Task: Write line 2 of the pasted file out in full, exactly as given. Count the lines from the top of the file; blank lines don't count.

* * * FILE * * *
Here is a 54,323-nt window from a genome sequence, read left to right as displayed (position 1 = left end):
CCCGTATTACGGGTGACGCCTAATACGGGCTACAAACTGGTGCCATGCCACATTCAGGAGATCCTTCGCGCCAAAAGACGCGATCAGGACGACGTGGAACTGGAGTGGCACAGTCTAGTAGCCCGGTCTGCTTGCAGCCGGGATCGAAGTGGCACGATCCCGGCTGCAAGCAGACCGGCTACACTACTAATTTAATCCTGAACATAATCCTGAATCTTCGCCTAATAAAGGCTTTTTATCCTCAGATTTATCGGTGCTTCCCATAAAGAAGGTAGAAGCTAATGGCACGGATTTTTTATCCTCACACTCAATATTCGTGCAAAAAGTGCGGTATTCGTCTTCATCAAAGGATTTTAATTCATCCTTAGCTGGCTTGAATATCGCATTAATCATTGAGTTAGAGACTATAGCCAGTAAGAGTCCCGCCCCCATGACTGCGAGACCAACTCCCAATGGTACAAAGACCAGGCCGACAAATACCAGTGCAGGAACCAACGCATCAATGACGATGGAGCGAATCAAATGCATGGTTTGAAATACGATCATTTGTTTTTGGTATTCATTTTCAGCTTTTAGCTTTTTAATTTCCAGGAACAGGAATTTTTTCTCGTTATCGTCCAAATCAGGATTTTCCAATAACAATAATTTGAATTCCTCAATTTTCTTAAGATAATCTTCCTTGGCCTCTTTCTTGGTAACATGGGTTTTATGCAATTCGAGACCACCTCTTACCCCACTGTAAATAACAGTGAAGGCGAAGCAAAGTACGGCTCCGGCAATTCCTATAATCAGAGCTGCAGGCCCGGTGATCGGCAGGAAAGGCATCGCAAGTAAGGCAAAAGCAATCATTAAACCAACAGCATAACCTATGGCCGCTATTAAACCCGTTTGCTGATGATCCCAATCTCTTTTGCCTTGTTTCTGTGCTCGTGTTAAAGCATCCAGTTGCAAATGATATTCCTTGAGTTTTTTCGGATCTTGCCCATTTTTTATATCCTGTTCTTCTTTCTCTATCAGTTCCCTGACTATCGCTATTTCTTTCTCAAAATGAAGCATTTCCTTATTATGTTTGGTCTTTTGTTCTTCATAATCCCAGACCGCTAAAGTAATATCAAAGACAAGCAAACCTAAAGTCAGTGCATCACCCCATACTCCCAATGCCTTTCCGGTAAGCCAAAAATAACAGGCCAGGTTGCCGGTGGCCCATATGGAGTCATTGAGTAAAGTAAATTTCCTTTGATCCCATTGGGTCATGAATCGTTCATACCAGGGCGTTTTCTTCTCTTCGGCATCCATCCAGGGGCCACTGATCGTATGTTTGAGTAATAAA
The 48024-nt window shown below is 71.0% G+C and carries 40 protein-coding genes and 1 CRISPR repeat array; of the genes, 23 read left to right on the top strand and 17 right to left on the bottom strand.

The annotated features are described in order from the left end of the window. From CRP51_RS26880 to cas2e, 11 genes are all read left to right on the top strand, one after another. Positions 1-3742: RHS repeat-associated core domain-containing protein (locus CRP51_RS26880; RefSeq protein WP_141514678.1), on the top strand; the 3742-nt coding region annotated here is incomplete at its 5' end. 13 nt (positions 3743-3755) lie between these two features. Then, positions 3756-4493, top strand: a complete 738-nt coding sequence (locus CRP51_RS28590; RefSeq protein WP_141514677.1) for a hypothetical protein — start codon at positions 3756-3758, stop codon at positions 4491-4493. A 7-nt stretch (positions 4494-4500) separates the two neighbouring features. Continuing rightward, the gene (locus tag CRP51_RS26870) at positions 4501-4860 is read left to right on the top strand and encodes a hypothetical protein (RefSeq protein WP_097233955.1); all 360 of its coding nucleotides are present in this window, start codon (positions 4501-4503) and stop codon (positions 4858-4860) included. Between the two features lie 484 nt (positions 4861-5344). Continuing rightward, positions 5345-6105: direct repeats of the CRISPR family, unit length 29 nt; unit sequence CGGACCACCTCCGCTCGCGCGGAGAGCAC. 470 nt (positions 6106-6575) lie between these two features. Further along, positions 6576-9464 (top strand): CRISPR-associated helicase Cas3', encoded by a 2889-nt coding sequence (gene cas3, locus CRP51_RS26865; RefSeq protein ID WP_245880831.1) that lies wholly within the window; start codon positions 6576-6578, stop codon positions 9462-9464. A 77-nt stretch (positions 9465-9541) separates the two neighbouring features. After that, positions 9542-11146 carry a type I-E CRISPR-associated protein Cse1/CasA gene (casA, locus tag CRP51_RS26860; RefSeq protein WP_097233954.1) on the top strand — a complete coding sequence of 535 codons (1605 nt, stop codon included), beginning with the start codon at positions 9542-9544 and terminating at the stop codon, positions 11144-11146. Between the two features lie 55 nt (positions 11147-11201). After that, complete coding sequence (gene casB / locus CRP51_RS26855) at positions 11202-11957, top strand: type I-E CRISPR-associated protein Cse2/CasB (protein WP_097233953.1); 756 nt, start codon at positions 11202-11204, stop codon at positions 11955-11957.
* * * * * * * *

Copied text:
CCCGTATTACGGGTGACGCCTAATACGGGCTACAAACTGGTGCCATGCCACATTCAGGAGATCCTTCGCGCCAAAAGACGCGATCAGGACGACGTGGAACTGGAGTGGCACAGTCTAGTAGCCCGGTCTGCTTGCAGCCGGGATCGAAGTGGCACGATCCCGGCTGCAAGCAGACCGGCTACACTACTAATTTAATCCTGAACATAATCCTGAATCTTCGCCTAATAAAGGCTTTTTATCCTCAGATTTATCGGTGCTTCCCATAAAGAAGGTAGAAGCTAATGGCACGGATTTTTTATCCTCACACTCAATATTCGTGCAAAAAGTGCGGTATTCGTCTTCATCAAAGGATTTTAATTCATCCTTAGCTGGCTTGAATATCGCATTAATCATTGAGTTAGAGACTATAGCCAGTAAGAGTCCCGCCCCCATGACTGCGAGACCAACTCCCAATGGTACAAAGACCAGGCCGACAAATACCAGTGCAGGAACCAACGCATCAATGACGATGGAGCGAATCAAATGCATGGTTTGAAATACGATCATTTGTTTTTGGTATTCATTTTCAGCTTTTAGCTTTTTAATTTCCAGGAACAGGAATTTTTTCTCGTTATCGTCCAAATCAGGATTTTCCAATAACAATAATTTGAATTCCTCAATTTTCTTAAGATAATCTTCCTTGGCCTCTTTCTTGGTAACATGGGTTTTATGCAATTCGAGACCACCTCTTACCCCACTGTAAATAACAGTGAAGGCGAAGCAAAGTACGGCTCCGGCAATTCCTATAATCAGAGCTGCAGGCCCGGTGATCGGCAGGAAAGGCATCGCAAGTAAGGCAAAAGCAATCATTAAACCAACAGCATAACCTATGGCCGCTATTAAACCCGTTTGCTGATGATCCCAATCTCTTTTGCCTTGTTTCTGTGCTCGTGTTAAAGCATCCAGTTGCAAATGATATTCCTTGAGTTTTTTCGGATCTTGCCCATTTTTTATATCCTGTTCTTCTTTCTCTATCAGTTCCCTGACTATCGCTATTTCTTTCTCAAAATGAAGCATTTCCTTATTATGTTTGGTCTTTTGTTCTTCATAATCCCAGACCGCTAAAGTAATATCAAAGACAAGCAAACCTAAAGTCAGTGCATCACCCCATACTCCCAATGCCTTTCCGGTAAGCCAAAAATAACAGGCCAGGTTGCCGGTGGCCCATATGGAGTCATTGAGTAAAGTAAATTTCCTTTGATCCCATTGGGTCATGAATCGTTCATACCAGGGCGTTTTCTTCTCTTCGGCATCCATCCAGGGGCCACTGATCGTATGTTTGAGTAATAAA